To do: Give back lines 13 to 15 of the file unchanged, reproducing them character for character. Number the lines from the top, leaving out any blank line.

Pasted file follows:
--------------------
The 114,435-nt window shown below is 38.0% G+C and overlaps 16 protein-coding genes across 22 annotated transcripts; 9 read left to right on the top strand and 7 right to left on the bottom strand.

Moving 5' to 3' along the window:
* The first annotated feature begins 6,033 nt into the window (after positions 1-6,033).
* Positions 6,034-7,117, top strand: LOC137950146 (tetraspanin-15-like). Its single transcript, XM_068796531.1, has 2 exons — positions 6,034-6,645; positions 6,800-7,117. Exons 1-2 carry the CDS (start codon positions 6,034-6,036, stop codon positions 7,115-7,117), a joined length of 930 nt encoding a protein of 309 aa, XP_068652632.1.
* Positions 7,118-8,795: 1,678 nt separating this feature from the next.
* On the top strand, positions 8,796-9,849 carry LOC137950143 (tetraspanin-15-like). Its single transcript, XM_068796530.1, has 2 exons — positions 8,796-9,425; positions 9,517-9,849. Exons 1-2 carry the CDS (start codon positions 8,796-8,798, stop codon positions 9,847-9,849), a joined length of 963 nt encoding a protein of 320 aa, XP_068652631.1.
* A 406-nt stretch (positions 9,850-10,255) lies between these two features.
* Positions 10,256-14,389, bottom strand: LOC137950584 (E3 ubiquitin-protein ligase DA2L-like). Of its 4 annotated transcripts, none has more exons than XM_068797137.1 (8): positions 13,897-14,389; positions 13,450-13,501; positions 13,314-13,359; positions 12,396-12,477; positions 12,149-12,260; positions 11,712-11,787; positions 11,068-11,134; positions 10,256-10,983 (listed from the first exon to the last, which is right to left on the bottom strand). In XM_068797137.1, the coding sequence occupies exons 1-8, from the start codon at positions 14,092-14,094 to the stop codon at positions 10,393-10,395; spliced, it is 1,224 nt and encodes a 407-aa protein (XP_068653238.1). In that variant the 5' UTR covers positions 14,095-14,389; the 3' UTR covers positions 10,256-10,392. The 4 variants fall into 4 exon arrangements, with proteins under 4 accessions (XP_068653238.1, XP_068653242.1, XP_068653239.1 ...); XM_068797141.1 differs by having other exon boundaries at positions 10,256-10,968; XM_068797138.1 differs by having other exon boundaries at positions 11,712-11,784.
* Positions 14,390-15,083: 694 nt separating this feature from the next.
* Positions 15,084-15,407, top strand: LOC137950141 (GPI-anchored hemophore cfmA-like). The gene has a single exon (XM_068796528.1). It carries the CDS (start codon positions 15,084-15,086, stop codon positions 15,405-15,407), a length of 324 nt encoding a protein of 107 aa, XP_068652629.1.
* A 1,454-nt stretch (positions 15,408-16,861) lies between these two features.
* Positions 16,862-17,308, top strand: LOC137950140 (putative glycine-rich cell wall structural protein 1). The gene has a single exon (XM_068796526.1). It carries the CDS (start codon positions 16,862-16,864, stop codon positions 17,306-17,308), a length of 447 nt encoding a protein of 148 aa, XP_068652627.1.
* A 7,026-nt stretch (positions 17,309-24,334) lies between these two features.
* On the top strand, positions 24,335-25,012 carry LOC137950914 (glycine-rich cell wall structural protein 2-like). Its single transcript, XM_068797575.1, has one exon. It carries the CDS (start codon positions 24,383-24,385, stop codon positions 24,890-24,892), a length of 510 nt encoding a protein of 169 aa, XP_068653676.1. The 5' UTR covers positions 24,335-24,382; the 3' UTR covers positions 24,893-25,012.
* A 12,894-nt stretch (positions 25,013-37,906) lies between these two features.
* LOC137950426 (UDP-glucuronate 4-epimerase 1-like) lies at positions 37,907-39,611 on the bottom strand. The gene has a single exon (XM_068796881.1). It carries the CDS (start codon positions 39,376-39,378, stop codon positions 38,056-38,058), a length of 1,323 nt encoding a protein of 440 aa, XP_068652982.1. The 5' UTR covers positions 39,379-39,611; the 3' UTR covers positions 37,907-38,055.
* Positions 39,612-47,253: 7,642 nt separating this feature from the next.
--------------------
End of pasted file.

* A 7,026-nt stretch (positions 17,309-24,334) lies between these two features.
* On the top strand, positions 24,335-25,012 carry LOC137950914 (glycine-rich cell wall structural protein 2-like). Its single transcript, XM_068797575.1, has one exon. It carries the CDS (start codon positions 24,383-24,385, stop codon positions 24,890-24,892), a length of 510 nt encoding a protein of 169 aa, XP_068653676.1. The 5' UTR covers positions 24,335-24,382; the 3' UTR covers positions 24,893-25,012.
* A 12,894-nt stretch (positions 25,013-37,906) lies between these two features.